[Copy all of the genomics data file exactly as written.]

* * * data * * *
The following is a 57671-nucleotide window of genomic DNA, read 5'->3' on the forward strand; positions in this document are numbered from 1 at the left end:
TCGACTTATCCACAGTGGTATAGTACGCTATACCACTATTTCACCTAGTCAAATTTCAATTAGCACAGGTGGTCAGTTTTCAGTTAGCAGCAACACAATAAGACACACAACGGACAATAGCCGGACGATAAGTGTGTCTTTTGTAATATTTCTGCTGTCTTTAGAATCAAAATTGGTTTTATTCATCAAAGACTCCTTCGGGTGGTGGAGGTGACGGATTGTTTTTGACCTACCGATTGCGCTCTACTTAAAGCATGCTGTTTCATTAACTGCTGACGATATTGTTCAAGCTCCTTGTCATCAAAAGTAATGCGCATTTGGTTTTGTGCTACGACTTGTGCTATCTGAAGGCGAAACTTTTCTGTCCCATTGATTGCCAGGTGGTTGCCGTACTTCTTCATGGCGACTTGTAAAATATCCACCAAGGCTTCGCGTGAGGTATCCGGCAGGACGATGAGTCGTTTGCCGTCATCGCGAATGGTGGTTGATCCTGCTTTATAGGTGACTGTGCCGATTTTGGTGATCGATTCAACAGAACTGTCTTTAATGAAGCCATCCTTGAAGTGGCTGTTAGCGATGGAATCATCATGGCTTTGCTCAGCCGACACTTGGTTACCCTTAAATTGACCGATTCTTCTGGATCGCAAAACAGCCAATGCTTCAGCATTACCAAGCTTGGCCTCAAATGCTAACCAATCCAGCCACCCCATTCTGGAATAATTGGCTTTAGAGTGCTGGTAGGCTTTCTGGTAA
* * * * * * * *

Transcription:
The following is a 57671-nucleotide window of genomic DNA, read 5'->3' on the forward strand; positions in this document are numbered from 1 at the left end:
TCGACTTATCCACAGTGGTATAGTACGCTATACCACTATTTCACCTAGTCAAATTTCAATTAGCACAGGTGGTCAGTTTTCAGTTAGCAGCAACACAATAAGACACACAACGGACAATAGCCGGACGATAAGTGTGTCTTTTGTAATATTTCTGCTGTCTTTAGAATCAAAATTGGTTTTATTCATCAAAGACTCCTTCGGGTGGTGGAGGTGACGGATTGTTTTTGACCTACCGATTGCGCTCTACTTAAAGCATGCTGTTTCATTAACTGCTGACGATATTGTTCAAGCTCCTTGTCATCAAAAGTAATGCGCATTTGGTTTTGTGCTACGACTTGTGCTATCTGAAGGCGAAACTTTTCTGTCCCATTGATTGCCAGGTGGTTGCCGTACTTCTTCATGGCGACTTGTAAAATATCCACCAAGGCTTCGCGTGAGGTATCCGGCAGGACGATGAGTCGTTTGCCGTCATCGCGAATGGTGGTTGATCCTGCTTTATAGGTGACTGTGCCGATTTTGGTGATCGATTCAACAGAACTGTCTTTAATGAAGCCATCCTTGAAGTGGCTGTTAGCGATGGAATCATCATGGCTTTGCTCAGCCGACACTTGGTTACCCTTAAATTGACCGATTCTTCTGGATCGCAAAACAGCCAATGCTTCAGCATTACCAAGCTTGGCCTCAAATGCTAACCAATCCAGCCACCCCATTCTGGAATAATTGGCTTTAGAGTGCTGGTAGGCTTTCTGGTAA